In the meanwhile, Blue Beard, with a great cimeter in his hand, bawled as loud as he could to his wife, “Come down at once, or I will fetch you.” “One moment longer, I beseech you,” replied she, and again called softly to her sister, “Sister Anne, do you see any one coming?” To which she answered, “I see nothing but the sun, which makes a dust, and the grass, which looks green.” Blue Beard now again bawled out, “Come down, I say, this very moment, or I shall come to fetch you.” “I am coming; indeed I will come in one minute,” sobbed his wretched wife. Then she once more cried out, “Anne! sister Anne! do you see any one coming?” “I see,” said her sister, “a cloud of dust a little to the left.” “Do you think it is my brothers?” said the wife. “Alas! no, dear sister,” replied she, “it is only a flock of sheep.” “Will you come down, madam?” said Blue Beard, in the greatest rage. “Only one single moment more,” said she. And then she called out for the last time, “Sister Anne! sister Anne! do you see no one coming?” “I see,” replied her sister, “two men on horseback coming; but they are still a great way off.” “Thank God,” cried she, “they are my brothers; beckon them to make haste.” Blue Beard now cried out so loud for her to come down, that his voice shook the whole house. The poor lady, with her hair loose, and all in tears, now came down, and fell on her knees, begging him to spare her life; but he stopped her, saying, “All this is of no use, for you shall die,” and then, seizing her by the hair, raised his cimeter to strike off her head. The poor woman now begged a single moment to say one prayer. “No, no,” said Blue Beard, “I will give you no more time. You have had too much already.” And again he raised his arm. Just at this instant a loud knocking was heard at the gates, which made Blue Beard wait for a moment to see who it was. The gates now flew open, and two officers, dressed in their uniform, came in, and, with their swords in their hands, ran straight to Blue Beard, who, seeing they were his wife’s brothers, tried to escape from their presence; but they pursued and seized him before he had gone twenty steps, and plunging their swords into his body he fell down dead at their feet.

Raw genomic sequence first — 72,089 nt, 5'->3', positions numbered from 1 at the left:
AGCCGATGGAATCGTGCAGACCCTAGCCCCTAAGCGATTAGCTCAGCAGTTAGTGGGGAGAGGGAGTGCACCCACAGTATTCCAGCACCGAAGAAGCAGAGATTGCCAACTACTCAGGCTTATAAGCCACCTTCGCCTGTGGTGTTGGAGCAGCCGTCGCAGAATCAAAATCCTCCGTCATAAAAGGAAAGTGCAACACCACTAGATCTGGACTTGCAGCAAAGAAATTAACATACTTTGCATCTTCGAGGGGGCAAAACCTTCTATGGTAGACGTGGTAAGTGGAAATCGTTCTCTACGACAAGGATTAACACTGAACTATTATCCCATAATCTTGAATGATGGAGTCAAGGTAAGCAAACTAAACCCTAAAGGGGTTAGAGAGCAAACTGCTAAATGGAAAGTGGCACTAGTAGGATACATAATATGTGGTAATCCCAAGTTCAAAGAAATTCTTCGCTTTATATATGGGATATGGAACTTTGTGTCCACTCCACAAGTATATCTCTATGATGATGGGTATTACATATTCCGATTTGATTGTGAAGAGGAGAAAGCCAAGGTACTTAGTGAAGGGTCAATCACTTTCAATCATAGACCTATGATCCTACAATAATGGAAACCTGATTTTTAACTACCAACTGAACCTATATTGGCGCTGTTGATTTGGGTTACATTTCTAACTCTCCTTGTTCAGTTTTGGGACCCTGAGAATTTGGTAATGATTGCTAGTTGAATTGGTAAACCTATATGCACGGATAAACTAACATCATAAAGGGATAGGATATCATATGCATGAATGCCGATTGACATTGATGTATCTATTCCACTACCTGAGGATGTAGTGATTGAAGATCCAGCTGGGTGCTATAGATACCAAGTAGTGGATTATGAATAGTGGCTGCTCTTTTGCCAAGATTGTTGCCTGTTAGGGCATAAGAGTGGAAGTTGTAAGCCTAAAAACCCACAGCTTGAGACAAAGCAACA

The poor wife, who was almost as dead as her husband, was not able at first to rise and embrace her brothers; but she soon came to herself; and, as Blue Beard had no heirs, she found herself the owner of his great riches. She gave a part of his vast fortune as a marriage dowry to her sister Anne, who soon after became the wife of a young gentleman who had long loved her. Some of the money she laid out in buying captains’ commissions for her two brothers, and the rest she gave to a worthy gentleman whom she married shortly after, and whose kind treatment soon made her forget Blue Beard’s cruelty.
CINDERELLA; OR, THE LITTLE GLASS SLIPPER